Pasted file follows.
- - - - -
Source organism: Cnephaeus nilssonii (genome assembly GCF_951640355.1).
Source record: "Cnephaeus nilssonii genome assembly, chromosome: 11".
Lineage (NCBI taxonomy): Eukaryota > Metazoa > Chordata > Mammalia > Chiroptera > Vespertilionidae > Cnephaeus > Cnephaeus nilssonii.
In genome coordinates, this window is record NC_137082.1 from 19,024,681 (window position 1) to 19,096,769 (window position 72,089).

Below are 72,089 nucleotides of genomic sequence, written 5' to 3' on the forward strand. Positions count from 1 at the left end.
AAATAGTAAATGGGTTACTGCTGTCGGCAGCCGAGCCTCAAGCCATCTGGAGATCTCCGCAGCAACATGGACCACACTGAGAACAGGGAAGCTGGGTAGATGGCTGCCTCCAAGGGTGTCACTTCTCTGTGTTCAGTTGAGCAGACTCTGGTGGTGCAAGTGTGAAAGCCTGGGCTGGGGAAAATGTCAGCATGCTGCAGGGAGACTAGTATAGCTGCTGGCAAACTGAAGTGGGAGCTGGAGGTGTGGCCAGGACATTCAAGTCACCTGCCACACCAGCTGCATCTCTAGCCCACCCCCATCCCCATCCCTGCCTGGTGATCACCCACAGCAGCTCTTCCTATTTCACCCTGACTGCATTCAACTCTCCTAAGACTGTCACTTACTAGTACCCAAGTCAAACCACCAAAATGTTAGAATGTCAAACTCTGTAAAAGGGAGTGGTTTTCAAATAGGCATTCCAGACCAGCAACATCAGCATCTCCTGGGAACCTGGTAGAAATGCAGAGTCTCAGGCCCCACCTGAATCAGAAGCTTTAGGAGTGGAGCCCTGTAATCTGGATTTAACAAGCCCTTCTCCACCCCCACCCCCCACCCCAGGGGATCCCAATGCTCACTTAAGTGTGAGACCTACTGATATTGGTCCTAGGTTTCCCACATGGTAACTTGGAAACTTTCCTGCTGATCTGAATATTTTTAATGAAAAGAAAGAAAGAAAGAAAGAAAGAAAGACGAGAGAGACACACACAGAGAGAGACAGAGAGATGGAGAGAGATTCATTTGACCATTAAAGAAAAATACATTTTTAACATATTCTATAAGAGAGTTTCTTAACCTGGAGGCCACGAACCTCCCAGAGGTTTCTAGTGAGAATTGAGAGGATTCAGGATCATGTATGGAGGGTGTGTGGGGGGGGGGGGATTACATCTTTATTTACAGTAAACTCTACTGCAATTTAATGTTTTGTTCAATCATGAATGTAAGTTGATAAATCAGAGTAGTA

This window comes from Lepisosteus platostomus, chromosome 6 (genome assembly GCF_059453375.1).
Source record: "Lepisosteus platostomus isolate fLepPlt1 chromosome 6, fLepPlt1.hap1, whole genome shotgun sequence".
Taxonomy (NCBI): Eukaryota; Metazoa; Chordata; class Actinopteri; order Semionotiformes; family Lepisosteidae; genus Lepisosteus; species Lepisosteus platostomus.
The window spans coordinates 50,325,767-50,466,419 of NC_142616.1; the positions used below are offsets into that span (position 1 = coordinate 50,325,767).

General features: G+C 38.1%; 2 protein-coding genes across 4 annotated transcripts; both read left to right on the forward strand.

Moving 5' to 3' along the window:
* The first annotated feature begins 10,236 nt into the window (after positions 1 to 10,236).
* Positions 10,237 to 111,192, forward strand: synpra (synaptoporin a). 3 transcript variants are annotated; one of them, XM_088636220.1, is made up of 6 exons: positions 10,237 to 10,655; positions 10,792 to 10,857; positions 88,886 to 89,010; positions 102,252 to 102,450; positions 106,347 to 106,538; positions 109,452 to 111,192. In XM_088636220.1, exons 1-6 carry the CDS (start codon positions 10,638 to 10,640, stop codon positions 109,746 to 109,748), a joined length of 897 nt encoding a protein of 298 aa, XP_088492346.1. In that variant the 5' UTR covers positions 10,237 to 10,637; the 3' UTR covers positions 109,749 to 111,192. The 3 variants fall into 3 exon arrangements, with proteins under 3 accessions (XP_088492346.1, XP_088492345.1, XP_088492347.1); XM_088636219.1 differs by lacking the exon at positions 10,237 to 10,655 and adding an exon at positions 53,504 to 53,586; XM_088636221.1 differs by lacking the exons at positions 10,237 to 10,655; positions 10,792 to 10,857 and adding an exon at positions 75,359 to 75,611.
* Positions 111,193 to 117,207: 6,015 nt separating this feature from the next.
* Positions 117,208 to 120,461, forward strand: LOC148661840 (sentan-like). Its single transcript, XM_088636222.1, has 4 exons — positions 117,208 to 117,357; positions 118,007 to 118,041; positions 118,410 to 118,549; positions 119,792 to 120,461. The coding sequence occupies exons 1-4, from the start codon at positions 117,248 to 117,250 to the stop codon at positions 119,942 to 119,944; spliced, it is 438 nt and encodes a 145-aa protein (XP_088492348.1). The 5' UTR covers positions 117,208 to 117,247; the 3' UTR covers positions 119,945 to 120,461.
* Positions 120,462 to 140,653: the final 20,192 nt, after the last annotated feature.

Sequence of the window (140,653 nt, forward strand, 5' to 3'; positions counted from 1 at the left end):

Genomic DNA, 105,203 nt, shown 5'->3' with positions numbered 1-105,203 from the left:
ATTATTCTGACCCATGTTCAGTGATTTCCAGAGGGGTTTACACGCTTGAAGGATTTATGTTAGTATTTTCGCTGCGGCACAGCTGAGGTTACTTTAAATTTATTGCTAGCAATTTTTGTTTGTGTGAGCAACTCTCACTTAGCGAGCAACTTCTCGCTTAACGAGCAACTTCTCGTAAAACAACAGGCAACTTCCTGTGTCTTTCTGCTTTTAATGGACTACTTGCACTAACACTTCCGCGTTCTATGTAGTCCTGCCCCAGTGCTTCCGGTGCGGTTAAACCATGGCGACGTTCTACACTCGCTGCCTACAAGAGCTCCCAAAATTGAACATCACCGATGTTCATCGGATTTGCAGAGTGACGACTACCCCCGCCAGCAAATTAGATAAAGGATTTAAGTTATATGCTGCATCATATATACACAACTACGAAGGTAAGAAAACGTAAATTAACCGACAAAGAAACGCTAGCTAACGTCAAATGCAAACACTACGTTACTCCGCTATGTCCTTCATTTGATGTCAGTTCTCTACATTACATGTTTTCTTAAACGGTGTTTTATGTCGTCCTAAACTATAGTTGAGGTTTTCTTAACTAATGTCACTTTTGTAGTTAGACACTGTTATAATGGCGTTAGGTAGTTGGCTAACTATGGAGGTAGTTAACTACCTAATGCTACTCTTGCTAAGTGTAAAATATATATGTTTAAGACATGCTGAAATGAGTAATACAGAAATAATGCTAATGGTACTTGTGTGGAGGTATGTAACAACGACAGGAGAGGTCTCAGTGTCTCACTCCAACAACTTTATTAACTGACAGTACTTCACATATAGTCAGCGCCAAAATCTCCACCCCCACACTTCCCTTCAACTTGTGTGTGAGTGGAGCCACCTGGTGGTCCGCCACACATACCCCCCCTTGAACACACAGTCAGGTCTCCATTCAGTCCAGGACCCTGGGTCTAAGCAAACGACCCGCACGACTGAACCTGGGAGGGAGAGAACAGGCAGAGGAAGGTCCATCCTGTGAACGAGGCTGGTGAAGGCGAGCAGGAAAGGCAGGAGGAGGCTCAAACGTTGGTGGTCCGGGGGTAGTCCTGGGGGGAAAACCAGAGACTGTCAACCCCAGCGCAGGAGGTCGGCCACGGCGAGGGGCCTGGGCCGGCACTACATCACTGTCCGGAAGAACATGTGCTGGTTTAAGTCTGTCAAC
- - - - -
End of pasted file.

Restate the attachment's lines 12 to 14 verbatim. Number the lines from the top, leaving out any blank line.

Moving 5' to 3' along the window:
* The first annotated feature begins 10,236 nt into the window (after positions 1 to 10,236).
* Positions 10,237 to 111,192, forward strand: synpra (synaptoporin a). 3 transcript variants are annotated; one of them, XM_088636220.1, is made up of 6 exons: positions 10,237 to 10,655; positions 10,792 to 10,857; positions 88,886 to 89,010; positions 102,252 to 102,450; positions 106,347 to 106,538; positions 109,452 to 111,192. In XM_088636220.1, exons 1-6 carry the CDS (start codon positions 10,638 to 10,640, stop codon positions 109,746 to 109,748), a joined length of 897 nt encoding a protein of 298 aa, XP_088492346.1. In that variant the 5' UTR covers positions 10,237 to 10,637; the 3' UTR covers positions 109,749 to 111,192. The 3 variants fall into 3 exon arrangements, with proteins under 3 accessions (XP_088492346.1, XP_088492345.1, XP_088492347.1); XM_088636219.1 differs by lacking the exon at positions 10,237 to 10,655 and adding an exon at positions 53,504 to 53,586; XM_088636221.1 differs by lacking the exons at positions 10,237 to 10,655; positions 10,792 to 10,857 and adding an exon at positions 75,359 to 75,611.